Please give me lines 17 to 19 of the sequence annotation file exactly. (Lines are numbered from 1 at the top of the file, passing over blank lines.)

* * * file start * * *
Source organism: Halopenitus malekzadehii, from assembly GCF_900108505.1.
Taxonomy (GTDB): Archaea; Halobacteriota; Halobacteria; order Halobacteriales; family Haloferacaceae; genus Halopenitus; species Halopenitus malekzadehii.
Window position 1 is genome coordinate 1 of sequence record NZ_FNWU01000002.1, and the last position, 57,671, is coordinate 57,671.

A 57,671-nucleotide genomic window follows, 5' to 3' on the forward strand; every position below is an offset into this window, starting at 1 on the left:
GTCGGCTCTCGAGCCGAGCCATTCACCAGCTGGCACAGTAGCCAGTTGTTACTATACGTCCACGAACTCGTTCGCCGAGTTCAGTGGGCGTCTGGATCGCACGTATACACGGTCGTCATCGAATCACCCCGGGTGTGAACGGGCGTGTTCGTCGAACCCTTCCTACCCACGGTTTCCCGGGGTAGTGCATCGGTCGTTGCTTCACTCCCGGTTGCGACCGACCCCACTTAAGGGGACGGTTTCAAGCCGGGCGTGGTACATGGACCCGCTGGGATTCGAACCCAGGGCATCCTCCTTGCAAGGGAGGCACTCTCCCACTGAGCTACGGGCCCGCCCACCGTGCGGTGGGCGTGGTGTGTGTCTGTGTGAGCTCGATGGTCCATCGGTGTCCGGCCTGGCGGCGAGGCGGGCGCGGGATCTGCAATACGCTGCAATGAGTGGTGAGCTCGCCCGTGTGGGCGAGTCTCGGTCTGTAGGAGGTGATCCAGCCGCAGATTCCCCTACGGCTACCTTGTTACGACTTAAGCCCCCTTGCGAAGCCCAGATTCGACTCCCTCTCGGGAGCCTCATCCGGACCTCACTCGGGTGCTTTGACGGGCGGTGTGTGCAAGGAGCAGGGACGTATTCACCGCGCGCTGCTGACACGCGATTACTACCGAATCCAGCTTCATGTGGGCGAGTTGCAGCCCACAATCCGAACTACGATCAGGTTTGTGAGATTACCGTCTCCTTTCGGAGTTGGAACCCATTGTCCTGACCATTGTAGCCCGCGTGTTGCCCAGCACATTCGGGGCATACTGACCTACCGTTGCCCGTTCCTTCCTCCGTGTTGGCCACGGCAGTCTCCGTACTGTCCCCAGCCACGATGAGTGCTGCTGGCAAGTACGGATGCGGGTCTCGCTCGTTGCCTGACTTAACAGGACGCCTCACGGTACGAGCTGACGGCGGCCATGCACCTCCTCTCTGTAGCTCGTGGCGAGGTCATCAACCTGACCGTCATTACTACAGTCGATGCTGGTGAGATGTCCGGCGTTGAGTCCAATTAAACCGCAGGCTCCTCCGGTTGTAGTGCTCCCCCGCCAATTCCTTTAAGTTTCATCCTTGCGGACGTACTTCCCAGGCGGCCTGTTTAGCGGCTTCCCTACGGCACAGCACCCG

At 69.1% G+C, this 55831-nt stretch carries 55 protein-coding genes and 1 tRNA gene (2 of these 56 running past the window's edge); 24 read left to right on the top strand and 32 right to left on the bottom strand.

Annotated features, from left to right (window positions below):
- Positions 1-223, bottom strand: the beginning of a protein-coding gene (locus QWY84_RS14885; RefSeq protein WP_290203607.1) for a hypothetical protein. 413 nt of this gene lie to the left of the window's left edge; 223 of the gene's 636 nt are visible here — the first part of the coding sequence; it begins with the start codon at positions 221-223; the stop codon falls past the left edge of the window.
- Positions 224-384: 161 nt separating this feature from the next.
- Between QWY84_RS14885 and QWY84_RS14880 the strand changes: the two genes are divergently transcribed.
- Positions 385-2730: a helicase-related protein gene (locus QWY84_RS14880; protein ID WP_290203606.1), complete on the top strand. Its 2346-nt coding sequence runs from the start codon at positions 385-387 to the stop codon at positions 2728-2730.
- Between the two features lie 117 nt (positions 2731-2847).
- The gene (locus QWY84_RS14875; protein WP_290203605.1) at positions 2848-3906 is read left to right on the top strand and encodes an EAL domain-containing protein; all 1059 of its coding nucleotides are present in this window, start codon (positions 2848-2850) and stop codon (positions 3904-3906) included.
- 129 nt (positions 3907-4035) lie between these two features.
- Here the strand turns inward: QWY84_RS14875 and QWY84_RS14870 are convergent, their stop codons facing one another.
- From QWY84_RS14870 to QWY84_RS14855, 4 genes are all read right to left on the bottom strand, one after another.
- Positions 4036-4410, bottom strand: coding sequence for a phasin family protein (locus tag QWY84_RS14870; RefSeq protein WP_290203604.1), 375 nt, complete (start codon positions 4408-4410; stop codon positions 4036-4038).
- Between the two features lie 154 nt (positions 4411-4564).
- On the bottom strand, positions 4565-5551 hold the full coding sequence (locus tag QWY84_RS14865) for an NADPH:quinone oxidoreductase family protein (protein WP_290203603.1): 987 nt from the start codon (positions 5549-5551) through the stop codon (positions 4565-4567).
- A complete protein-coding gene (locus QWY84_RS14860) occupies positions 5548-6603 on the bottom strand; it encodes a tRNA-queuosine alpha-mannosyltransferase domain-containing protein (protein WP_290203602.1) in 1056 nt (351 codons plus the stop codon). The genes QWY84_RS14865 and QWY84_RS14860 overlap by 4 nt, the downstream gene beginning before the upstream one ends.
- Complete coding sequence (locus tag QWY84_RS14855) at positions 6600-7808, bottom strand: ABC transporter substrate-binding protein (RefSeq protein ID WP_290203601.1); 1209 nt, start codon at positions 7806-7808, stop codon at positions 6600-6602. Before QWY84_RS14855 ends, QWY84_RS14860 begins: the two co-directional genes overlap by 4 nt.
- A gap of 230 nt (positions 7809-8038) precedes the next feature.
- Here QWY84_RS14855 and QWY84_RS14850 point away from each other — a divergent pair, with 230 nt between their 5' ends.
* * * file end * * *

- Positions 4036-4410, bottom strand: coding sequence for a phasin family protein (locus tag QWY84_RS14870; RefSeq protein WP_290203604.1), 375 nt, complete (start codon positions 4408-4410; stop codon positions 4036-4038).
- Between the two features lie 154 nt (positions 4411-4564).
- On the bottom strand, positions 4565-5551 hold the full coding sequence (locus tag QWY84_RS14865) for an NADPH:quinone oxidoreductase family protein (protein WP_290203603.1): 987 nt from the start codon (positions 5549-5551) through the stop codon (positions 4565-4567).